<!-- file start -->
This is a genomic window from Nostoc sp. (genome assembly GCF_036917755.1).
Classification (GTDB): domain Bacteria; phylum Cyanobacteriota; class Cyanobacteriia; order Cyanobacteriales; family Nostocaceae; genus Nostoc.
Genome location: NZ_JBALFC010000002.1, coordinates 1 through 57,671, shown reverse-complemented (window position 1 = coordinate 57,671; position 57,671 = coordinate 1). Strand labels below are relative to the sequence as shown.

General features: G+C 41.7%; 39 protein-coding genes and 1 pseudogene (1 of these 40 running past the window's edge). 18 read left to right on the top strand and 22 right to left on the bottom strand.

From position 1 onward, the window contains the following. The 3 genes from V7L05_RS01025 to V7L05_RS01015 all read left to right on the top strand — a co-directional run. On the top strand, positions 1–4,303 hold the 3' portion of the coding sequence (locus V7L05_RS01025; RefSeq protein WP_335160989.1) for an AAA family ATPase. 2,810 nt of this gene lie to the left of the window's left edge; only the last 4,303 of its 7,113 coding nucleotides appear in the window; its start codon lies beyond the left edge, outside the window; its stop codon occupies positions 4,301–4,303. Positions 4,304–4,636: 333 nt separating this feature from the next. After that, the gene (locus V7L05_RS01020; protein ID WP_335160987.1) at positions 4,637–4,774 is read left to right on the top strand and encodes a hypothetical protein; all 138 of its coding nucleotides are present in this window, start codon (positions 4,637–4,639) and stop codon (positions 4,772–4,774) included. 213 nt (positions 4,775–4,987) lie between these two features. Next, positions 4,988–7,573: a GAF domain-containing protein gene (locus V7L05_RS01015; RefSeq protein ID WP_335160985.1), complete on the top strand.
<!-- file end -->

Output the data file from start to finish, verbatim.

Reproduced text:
This is a genomic window from Nostoc sp. (genome assembly GCF_036917755.1).
Classification (GTDB): domain Bacteria; phylum Cyanobacteriota; class Cyanobacteriia; order Cyanobacteriales; family Nostocaceae; genus Nostoc.
Genome location: NZ_JBALFC010000002.1, coordinates 1 through 57,671, shown reverse-complemented (window position 1 = coordinate 57,671; position 57,671 = coordinate 1). Strand labels below are relative to the sequence as shown.

General features: G+C 41.7%; 39 protein-coding genes and 1 pseudogene (1 of these 40 running past the window's edge). 18 read left to right on the top strand and 22 right to left on the bottom strand.

From position 1 onward, the window contains the following. The 3 genes from V7L05_RS01025 to V7L05_RS01015 all read left to right on the top strand — a co-directional run. On the top strand, positions 1–4,303 hold the 3' portion of the coding sequence (locus V7L05_RS01025; RefSeq protein WP_335160989.1) for an AAA family ATPase. 2,810 nt of this gene lie to the left of the window's left edge; only the last 4,303 of its 7,113 coding nucleotides appear in the window; its start codon lies beyond the left edge, outside the window; its stop codon occupies positions 4,301–4,303. Positions 4,304–4,636: 333 nt separating this feature from the next. After that, the gene (locus V7L05_RS01020; protein ID WP_335160987.1) at positions 4,637–4,774 is read left to right on the top strand and encodes a hypothetical protein; all 138 of its coding nucleotides are present in this window, start codon (positions 4,637–4,639) and stop codon (positions 4,772–4,774) included. 213 nt (positions 4,775–4,987) lie between these two features. Next, positions 4,988–7,573: a GAF domain-containing protein gene (locus V7L05_RS01015; RefSeq protein ID WP_335160985.1), complete on the top strand.